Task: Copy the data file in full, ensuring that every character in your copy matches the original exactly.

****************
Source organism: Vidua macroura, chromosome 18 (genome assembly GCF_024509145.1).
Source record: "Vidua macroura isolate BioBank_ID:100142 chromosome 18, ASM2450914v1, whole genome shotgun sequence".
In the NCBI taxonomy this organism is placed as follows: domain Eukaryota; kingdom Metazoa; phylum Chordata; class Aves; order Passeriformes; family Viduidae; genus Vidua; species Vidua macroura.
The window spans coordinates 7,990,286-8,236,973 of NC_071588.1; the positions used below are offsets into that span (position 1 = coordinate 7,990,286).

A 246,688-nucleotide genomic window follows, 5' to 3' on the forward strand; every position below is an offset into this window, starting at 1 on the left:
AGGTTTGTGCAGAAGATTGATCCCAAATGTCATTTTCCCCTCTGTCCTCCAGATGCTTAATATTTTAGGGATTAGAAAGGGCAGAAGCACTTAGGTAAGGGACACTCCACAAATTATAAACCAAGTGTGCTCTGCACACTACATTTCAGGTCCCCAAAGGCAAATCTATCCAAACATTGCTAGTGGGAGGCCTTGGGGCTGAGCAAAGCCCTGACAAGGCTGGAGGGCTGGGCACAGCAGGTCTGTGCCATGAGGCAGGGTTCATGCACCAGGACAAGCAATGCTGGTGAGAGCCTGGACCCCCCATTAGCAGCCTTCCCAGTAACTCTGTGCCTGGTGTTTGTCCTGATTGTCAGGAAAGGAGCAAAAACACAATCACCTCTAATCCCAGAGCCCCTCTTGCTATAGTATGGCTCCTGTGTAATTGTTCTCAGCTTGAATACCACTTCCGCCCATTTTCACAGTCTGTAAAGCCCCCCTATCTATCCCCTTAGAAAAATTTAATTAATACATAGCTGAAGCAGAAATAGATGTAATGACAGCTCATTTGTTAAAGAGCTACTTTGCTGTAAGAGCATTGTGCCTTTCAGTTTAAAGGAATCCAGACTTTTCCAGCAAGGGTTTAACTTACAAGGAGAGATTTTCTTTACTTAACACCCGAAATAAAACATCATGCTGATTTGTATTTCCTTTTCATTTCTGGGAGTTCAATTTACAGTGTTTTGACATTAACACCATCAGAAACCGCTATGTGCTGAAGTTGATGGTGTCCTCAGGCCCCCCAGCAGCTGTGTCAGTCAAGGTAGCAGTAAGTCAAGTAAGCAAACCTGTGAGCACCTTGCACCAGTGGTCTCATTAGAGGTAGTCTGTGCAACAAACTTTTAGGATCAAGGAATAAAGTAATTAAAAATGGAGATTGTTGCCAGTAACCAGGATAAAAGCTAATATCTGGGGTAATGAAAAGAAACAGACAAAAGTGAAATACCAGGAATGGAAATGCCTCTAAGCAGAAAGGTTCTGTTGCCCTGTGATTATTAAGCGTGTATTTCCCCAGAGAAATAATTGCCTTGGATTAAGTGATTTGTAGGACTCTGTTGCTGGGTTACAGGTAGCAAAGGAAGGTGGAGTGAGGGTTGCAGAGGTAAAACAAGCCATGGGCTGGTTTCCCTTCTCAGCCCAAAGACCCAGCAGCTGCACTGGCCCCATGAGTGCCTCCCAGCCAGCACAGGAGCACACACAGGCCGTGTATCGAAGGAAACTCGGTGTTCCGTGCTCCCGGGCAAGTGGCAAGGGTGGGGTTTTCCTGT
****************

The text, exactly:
Source organism: Vidua macroura, chromosome 18 (genome assembly GCF_024509145.1).
Source record: "Vidua macroura isolate BioBank_ID:100142 chromosome 18, ASM2450914v1, whole genome shotgun sequence".
In the NCBI taxonomy this organism is placed as follows: domain Eukaryota; kingdom Metazoa; phylum Chordata; class Aves; order Passeriformes; family Viduidae; genus Vidua; species Vidua macroura.
The window spans coordinates 7,990,286-8,236,973 of NC_071588.1; the positions used below are offsets into that span (position 1 = coordinate 7,990,286).

A 246,688-nucleotide genomic window follows, 5' to 3' on the forward strand; every position below is an offset into this window, starting at 1 on the left:
AGGTTTGTGCAGAAGATTGATCCCAAATGTCATTTTCCCCTCTGTCCTCCAGATGCTTAATATTTTAGGGATTAGAAAGGGCAGAAGCACTTAGGTAAGGGACACTCCACAAATTATAAACCAAGTGTGCTCTGCACACTACATTTCAGGTCCCCAAAGGCAAATCTATCCAAACATTGCTAGTGGGAGGCCTTGGGGCTGAGCAAAGCCCTGACAAGGCTGGAGGGCTGGGCACAGCAGGTCTGTGCCATGAGGCAGGGTTCATGCACCAGGACAAGCAATGCTGGTGAGAGCCTGGACCCCCCATTAGCAGCCTTCCCAGTAACTCTGTGCCTGGTGTTTGTCCTGATTGTCAGGAAAGGAGCAAAAACACAATCACCTCTAATCCCAGAGCCCCTCTTGCTATAGTATGGCTCCTGTGTAATTGTTCTCAGCTTGAATACCACTTCCGCCCATTTTCACAGTCTGTAAAGCCCCCCTATCTATCCCCTTAGAAAAATTTAATTAATACATAGCTGAAGCAGAAATAGATGTAATGACAGCTCATTTGTTAAAGAGCTACTTTGCTGTAAGAGCATTGTGCCTTTCAGTTTAAAGGAATCCAGACTTTTCCAGCAAGGGTTTAACTTACAAGGAGAGATTTTCTTTACTTAACACCCGAAATAAAACATCATGCTGATTTGTATTTCCTTTTCATTTCTGGGAGTTCAATTTACAGTGTTTTGACATTAACACCATCAGAAACCGCTATGTGCTGAAGTTGATGGTGTCCTCAGGCCCCCCAGCAGCTGTGTCAGTCAAGGTAGCAGTAAGTCAAGTAAGCAAACCTGTGAGCACCTTGCACCAGTGGTCTCATTAGAGGTAGTCTGTGCAACAAACTTTTAGGATCAAGGAATAAAGTAATTAAAAATGGAGATTGTTGCCAGTAACCAGGATAAAAGCTAATATCTGGGGTAATGAAAAGAAACAGACAAAAGTGAAATACCAGGAATGGAAATGCCTCTAAGCAGAAAGGTTCTGTTGCCCTGTGATTATTAAGCGTGTATTTCCCCAGAGAAATAATTGCCTTGGATTAAGTGATTTGTAGGACTCTGTTGCTGGGTTACAGGTAGCAAAGGAAGGTGGAGTGAGGGTTGCAGAGGTAAAACAAGCCATGGGCTGGTTTCCCTTCTCAGCCCAAAGACCCAGCAGCTGCACTGGCCCCATGAGTGCCTCCCAGCCAGCACAGGAGCACACACAGGCCGTGTATCGAAGGAAACTCGGTGTTCCGTGCTCCCGGGCAAGTGGCAAGGGTGGGGTTTTCCTGT